Hew Can Do It! – Having a nice hewing hatchet (single beveled & flat on the back side with a bit that is offset toward the stock) proved to be very valuable for preparing this stock. Can you do it without one? Sure. You can use a splitting hatchet (double, knife shaped bevel with a symetrical bit) to hew. You can also use a drawknife to remove excess material quickly, or simply use the fore plane. None of these, however, proved as fast and efficient as the hewing hatchet, and I tried them all, just to see for myself. The splitting hatchet worked ok, but it was just awkward to use for hewing due to the symmetrical bit and double bevel. I wasn’t fond of it. The drawknife worked OK, but when there was almost an inch to remove in some spots (do to a tapered riving) over a 2-1/2″ wide surface, it was still slower and more work than the hewing hatchet. As for the fore plane, well, even when set for a very rank cut (I was peeling between 1/32″ and 1/16″ thick shavings) it still was no match for the hewing hatchet. The hewing hatchet was capable of removing a good inch of extra thickness from the stock in no time flat. I was able to make a couple of hewing chops down the side of the leg stock, to within 1/4″ or less of the scribe line, and then it was very quick to clean up the hewn face down to the scribe line with the fore plane and try plane. I’m very glad I spent the $15 to get the hewing hatchet.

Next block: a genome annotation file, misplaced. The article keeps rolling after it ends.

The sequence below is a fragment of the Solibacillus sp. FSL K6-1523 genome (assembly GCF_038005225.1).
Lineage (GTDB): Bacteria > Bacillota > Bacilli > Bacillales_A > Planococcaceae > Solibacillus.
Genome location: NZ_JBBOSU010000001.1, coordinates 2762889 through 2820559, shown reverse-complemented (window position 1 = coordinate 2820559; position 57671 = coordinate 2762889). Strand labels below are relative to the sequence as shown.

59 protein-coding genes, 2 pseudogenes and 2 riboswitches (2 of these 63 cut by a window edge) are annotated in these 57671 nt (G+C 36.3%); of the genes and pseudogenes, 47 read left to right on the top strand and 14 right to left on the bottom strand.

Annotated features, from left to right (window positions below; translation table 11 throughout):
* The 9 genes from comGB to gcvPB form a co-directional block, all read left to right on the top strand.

Overall, this has been an extremely satisfying project so far, and it’s really just getting started. I can’t stress enough how easy this green oak has been to work with. Of course we did get some very nice logs to work with that were very straight grained and split very well, but I’m simply amazed at how easy it is to plane this stock. I think I said it in my previous post that I equate it to planing dry eastern white pine or poplar. It’s nothing like working with kiln dried red oak. I’m really looking forward to turning this stuff.
If you’ve never tried working in this style before, I highly recommend you give it a try. Even if you don’t like the style of 17th century pieces, there’s still no reason these techniques couldn’t be used on more contemporary styled stuff. The tools are very inexpensive and not many of them are required, and the wood can be found for practically nothing more than a little leg work on your part. Call up a local tree service or your state’s forestry service and tell them what you’re looking for. I’m sure you can find something suitable with just a little leg work. Trust me, this stuff is fun!